John Busco at John's Semi-Blog has pointed to the launch by Nascentric of an analogue-circuit simulator accelerated by nVidia's graphics processors, and wondered: "Will general-purpose GPU computing become the acceleration platform for EDA?"
I was sitting at the Many-core and Reconfigurable Supercomputing (MRSC) conference in Belfast the other week wondering the same thing. In recent years, hardware-specific EDA has been a dirty word. Mentor Graphics, which made its name selling proprietary workstations before it became a software-only company made a foray back into hardware in a deal with Mercury Computer Systems in late 2006. Mercury used the IBM Cell processor – the same one used in the Sony Playstation 3 – to speed up the job of checking chip designs before they go to fab. Mercury sells the hardware and Mentor provides a special version of Calibre.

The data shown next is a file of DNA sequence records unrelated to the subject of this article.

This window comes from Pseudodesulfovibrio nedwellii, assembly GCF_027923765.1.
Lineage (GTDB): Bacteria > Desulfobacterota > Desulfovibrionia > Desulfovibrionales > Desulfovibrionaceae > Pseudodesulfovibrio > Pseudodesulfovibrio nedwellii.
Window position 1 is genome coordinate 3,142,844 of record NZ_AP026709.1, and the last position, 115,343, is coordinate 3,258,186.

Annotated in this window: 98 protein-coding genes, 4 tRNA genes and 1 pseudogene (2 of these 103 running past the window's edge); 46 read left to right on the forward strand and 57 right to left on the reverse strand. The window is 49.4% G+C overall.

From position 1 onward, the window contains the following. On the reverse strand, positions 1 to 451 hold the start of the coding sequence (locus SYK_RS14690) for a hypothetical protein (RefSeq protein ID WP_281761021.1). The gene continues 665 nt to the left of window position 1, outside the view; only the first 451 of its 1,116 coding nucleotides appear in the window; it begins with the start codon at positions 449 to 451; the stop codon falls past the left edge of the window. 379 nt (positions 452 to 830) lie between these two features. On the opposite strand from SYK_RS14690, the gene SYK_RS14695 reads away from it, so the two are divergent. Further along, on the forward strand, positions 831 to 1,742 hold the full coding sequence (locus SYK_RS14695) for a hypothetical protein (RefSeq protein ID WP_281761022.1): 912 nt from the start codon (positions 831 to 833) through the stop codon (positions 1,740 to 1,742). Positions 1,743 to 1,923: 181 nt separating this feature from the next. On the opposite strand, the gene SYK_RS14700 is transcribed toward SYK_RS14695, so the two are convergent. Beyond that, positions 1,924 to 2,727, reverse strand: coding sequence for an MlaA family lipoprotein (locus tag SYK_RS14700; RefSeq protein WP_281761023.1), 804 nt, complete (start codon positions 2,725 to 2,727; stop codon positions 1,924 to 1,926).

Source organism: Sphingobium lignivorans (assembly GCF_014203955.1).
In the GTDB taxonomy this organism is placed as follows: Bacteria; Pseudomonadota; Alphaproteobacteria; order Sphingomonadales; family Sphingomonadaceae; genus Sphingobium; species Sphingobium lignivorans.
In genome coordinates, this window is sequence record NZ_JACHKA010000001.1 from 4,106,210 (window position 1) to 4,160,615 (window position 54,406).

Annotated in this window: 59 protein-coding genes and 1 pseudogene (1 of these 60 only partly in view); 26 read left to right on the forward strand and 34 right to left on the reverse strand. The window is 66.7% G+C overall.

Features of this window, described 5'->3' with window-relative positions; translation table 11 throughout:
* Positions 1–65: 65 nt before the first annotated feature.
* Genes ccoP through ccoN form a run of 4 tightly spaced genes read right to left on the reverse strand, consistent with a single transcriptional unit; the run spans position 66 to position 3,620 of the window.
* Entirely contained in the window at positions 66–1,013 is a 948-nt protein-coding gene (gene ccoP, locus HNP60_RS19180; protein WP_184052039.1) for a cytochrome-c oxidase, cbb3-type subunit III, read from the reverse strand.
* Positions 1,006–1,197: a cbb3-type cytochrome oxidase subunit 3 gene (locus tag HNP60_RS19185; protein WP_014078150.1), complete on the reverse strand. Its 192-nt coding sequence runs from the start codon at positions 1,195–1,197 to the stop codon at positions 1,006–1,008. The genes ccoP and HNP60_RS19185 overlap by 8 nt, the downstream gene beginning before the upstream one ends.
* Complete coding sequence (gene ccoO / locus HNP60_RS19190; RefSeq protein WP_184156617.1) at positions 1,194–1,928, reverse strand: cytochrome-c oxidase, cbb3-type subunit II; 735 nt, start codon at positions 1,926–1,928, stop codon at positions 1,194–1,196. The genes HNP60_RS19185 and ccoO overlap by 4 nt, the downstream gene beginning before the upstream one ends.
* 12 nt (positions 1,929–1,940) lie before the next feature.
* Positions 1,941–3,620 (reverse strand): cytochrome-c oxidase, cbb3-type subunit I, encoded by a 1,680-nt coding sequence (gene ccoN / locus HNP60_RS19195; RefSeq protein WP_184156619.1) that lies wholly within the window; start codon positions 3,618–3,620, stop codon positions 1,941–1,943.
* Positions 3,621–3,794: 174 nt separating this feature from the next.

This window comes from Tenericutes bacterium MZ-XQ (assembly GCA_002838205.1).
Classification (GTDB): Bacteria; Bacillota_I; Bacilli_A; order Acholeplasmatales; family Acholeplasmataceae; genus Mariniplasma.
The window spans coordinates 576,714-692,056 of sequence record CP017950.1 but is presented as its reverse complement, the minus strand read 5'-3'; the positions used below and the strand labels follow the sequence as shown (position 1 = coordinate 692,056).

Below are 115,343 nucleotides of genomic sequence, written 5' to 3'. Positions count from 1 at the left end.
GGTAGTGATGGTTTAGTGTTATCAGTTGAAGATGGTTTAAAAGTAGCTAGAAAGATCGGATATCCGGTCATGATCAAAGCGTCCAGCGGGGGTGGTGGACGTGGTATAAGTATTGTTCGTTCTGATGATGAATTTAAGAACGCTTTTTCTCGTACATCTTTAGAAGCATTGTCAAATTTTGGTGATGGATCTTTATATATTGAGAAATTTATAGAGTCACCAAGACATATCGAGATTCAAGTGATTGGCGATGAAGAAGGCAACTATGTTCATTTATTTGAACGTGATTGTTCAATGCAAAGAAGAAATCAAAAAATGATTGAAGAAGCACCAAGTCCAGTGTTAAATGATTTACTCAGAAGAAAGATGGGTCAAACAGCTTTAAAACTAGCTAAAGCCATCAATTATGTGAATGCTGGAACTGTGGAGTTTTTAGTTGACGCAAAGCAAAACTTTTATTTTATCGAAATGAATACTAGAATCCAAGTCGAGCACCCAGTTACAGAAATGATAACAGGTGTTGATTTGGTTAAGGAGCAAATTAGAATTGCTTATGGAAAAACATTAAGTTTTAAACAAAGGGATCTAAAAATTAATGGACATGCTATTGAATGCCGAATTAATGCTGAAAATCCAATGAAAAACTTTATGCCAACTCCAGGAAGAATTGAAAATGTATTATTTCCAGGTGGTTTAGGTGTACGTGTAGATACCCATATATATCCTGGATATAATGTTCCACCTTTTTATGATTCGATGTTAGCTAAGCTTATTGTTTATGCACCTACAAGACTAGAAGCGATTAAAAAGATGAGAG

It's not clear how well hardware acceleration has gone for Mentor and Mercury. However, in its 2007 annual report, Mercury declared that it saw a "slight rebound" in its semiconductor business, partly due to the sale of one accelerator for chip-mask inspection – which is not related to Calibre – and its deal with Mentor. The number-three EDA company has been busy showing off the hardware at events like the SPIE lithography conference, so the company must have some faith in the idea of speciality accelerators.